As atmospheric as its companion, Twilight Comes Twice, this tone poem pairs poetically intense writing with luminescent oils featuring widely spaced houses, open lawns, and clumps of autumnal trees, all lit by a huge full moon. Fletcher tracks that moon's nocturnal path in language rich in metaphor: "With silent slippers / it climbs the night stairs," "staining earth and sky with a ghostly glow," lighting up a child's bedroom, the wings of a small plane, moonflowers, and, ranging further afield, harbor waves and the shells of turtle hatchlings on a beach. Using creamy brushwork and subtly muted colors, Kiesler depicts each landscape, each night creature from Luna moths to a sleepless child and her cat, as well as the great moon sweeping across star-flecked skies, from varied but never vertiginous angles. Closing with moonset, as dawn illuminates the world with a different kind of light, this makes peaceful reading either in season, or on any moonlit night. (Picture book. 6-8)
From the Publisher

"pairs poetically intense writing with luminescent oils...rich in metaphor...peaceful reading either in season, or on any moonlit night." Kirkus Reviews

"lyrical offering...poetic prose...imaginative metaphors...draws readers into the text...luminous oil paintings...warm hues evoke homey, autumn scenes." SCHOOL LIBRARY JOURNAL School Library Journal

"Impressionistic oil paintings ...Descriptive text...peaceful...the dark beauty of the illustrations captures the magic of nighttime." BOOKLIST Booklist, ALA

"a visual and linguistic pleasure...oil paintings gleam...text and art together create a sense of wonder...lyrical, child-friendly images" PUBLISHERS WEEKLY Publishers Weekly

Product Details

ISBN-13:
9780618164516
Publisher:
Houghton Mifflin Harcourt
Publication date:
09/22/2003
Edition description:
None
Pages:
32
Sales rank:
710,185
Product dimensions:
10.50(w) x 9.40(h) x 0.50(d)
Age Range:
4 - 7 Years

What People are Saying About This

From the Publisher
"pairs poetically intense writing with luminescent oils...rich in metaphor...peaceful reading either in season, or on any moonlit night." Kirkus Reviews

"lyrical offering...poetic prose...imaginative metaphors...draws readers into the text...luminous oil paintings...warm hues evoke homey, autumn scenes." SCHOOL LIBRARY JOURNAL School Library Journal

"Impressionistic oil paintings ...Descriptive text...peaceful...the dark beauty of the illustrations captures the magic of nighttime." BOOKLIST Booklist, ALA

"a visual and linguistic pleasure...oil paintings gleam...text and art together create a sense of wonder...lyrical, child-friendly images" PUBLISHERS WEEKLY Publishers Weekly

Meet the Author

Ralph Fletcher is the author of many well-received books for children, including the novels FIG PUDDING, and FLYING SOLO, and the picture books TWILIGHT COMES TWICE, GRANDPA NEVER LIES and CIRCUS SURPRISE. He lives with his family in New Hampshire.

Born in New Hampshire and raised in Vermont, Kate Kiesler began painting at an early age. She graduated from the Rhode Island School of Design and now paints and illustrates full-time. Kate paints with oils, and her rich style has been highly praised. Kate Kiesler has illustrated numerous picture books, including THE GREAT FROG RACE AND OTHER POEMS. She lives in Frisco, Colorado.

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Hello, Harvest Moon 5 out of 5 based on 0 ratings. 1 reviews.
Anonymous More than 1 year ago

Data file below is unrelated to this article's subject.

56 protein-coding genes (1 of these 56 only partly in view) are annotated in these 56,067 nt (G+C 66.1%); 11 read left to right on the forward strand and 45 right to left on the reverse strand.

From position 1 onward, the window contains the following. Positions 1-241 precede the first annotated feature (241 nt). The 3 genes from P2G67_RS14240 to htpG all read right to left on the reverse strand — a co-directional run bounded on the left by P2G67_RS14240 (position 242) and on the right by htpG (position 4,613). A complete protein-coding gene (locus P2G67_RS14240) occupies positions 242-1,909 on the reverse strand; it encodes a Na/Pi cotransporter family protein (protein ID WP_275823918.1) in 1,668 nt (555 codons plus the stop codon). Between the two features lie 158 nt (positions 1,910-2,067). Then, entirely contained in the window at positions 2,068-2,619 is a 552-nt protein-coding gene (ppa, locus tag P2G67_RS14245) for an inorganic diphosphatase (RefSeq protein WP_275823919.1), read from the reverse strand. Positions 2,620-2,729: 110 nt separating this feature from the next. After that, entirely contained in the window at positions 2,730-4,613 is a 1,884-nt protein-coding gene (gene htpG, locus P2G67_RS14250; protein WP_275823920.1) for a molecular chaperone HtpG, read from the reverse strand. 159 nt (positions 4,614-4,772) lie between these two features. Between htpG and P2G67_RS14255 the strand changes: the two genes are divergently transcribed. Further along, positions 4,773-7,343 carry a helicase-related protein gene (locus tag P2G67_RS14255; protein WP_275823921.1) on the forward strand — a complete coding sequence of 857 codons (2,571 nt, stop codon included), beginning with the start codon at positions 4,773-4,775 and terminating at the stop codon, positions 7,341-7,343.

The Moon is something of wonder and beauty. It lights up the night sky, replacing the sun at night. It is a wondrous world, being brighter and closer some nights than others. One particular night is lit up by the Harvest Moon; it is the brightest moon of the year, and marks the day when farmers harvest their crops. Hello, Harvest Moon by Ralph Fletcher captures the beauty of this particular night with vivid illustrations and purposeful storytelling. He jumps from person to person and gives a synopsis of each of their experiences of the Harvest Moon, whilst circling around one individual with which the reader shares the experience. This particular individual that he circles around is a little girl who lives in the countryside. She wakes up in the middle of the night to the light of the Harvest Moon through her bedroom window. She continues to go outside to see that, with the Harvest Moon being out, the world isn’t much different from daytime. There are animals about her front yard, a plane is flying over, and there are other people going outside to watch the moon. Although I wouldn’t say this girl is the protagonist; if anyone were to be the protagonist in Hello, Harvest Moon, it would be the Harvest Moon itself. I believe this is the case because the Harvest Moon is the character that we follow in the book. The Harvest Moon does not only appear around the countryside where the girl lives, but rather we see scenes in the book of the Harvest Moon in different parts of the world, from seeing baby sea turtles on a two-page spread, to a watchman in the city who doesn’t need his flashlight, and even a scene in a marsh where the moon reflects off the water. The illustrator, Kate Kiesler, depicts every scene in Hello, Harvest Moon with beauty, really bringing out the feeling of Autumn with oily paintings. Text and art combine to create a sense of wonder and beauty where the reader can admire the perfectly blended rhythmical poetry of made-up words: “like tiny moonlings/floating/up to their mother.” Each time a made up word is present, it is backed up by an illustration that defines it realistically and thoroughly, making for a really interesting read that I think anyone would enjoy! There is obviously a deeper meaning behind the book, and that is for the reader to find out themselves.